Though there are many limitations with MoviePass, like the one-movie-per-day or one-visit-per movie rule, it’s got one of the most competitive prices. Cinemark might look more appealing at $8.99/mo, but you can only see one film per month and you’re limited to Cinemark theaters. By comparison, MoviePass’ lowest price plan charges $7.95 for three movies per month at a wide variety of theaters.

AMC’s fee may seem steep, but it offers more flexibility, such as advance ticket-booking, repeated visits to the same movie and seeing more than one movie on any given day.

If you are not a frequent moviegoer, Sinemia’s classic plan — one 2D movie per month — is by far the least expensive plan, starting at $4.99/mo. But read the fine print. The service charges its fees upfront, meaning you could be on the hook for anywhere from to $59.88 to $179.88 right off the bat, depending on which plan you choose. And if you cancel your subscription before the year is up, they won’t refund you the upfront fee.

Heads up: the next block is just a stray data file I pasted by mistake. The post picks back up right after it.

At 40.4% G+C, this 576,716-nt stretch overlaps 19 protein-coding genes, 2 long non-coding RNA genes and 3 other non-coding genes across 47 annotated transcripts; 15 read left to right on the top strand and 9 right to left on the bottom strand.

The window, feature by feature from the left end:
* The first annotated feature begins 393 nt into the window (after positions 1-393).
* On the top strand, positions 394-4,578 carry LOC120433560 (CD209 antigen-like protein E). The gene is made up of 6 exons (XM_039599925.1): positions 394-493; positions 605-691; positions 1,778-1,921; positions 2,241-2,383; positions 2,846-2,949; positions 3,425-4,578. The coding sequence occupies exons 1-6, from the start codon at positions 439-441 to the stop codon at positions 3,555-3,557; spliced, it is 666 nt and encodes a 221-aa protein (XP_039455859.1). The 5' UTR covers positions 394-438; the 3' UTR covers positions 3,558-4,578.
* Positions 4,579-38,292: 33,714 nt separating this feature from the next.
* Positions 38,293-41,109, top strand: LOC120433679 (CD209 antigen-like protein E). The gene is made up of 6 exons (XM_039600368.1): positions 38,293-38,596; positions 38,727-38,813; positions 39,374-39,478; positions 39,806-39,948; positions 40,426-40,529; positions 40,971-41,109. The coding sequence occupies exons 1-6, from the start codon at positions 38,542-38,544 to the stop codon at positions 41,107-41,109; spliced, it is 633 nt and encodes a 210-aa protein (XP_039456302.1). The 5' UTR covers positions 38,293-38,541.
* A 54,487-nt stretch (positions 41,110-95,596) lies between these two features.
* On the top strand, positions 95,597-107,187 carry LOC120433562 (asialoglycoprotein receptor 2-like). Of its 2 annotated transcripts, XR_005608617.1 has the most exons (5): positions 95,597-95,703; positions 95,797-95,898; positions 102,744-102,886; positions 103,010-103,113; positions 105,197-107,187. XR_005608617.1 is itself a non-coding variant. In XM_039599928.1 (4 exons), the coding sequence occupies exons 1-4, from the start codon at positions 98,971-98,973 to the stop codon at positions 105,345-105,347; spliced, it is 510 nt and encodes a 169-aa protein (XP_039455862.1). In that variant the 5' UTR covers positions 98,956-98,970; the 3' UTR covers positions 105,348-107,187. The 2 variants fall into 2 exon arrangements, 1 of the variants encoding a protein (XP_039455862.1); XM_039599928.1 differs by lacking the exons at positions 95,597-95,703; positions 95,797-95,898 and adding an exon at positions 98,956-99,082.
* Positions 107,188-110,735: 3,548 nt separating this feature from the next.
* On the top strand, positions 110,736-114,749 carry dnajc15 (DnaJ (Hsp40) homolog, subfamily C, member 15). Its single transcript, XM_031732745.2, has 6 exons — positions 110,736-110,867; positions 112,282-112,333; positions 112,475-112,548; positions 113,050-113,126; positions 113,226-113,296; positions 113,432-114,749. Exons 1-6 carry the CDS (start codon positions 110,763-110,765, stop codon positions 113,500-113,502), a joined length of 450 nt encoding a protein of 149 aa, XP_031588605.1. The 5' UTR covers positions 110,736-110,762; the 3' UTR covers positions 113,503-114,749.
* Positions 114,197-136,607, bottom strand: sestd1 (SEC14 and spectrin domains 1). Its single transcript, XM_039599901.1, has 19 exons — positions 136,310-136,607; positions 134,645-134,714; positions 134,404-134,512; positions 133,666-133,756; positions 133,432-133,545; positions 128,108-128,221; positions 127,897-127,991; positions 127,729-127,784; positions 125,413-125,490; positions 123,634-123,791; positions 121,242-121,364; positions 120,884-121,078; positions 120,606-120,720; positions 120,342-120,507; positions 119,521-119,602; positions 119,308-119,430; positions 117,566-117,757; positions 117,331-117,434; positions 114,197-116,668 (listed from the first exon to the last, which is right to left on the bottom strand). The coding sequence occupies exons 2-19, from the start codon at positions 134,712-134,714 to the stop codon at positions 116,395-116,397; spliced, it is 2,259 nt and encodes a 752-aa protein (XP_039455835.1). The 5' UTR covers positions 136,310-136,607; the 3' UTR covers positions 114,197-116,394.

Hidden costs

MoviePass recently introduced peaktime pricing, meaning users will have to pay a surcharge fee — on top of their monthly subscription — for high-demand movies, depending on the specific title, date, or time of day. In order to avoid the additional cost, price-sensitive users will need to pick showtimes and locations accordingly.

Variety of plans

AMC and Cinemark are simple with just single plan options. MoviePass has two plan options. Sinemia has the most complex offerings, with four different plans to choose from:

Classic (2D movies only)

  • $4.99 (1 movie per month)
  • $6.99 (2 movies per month)

Elite (all movie formats)

  • $9.99 (2 movies per month)
  • $14.99 (3 movies per month)

Available formats

AMC Stubs A-List


MoviePass


Sinemia


Cinemark Movie Club


All formats, including 2D, Dolby Cinema at AMC, IMAX and RealD 3D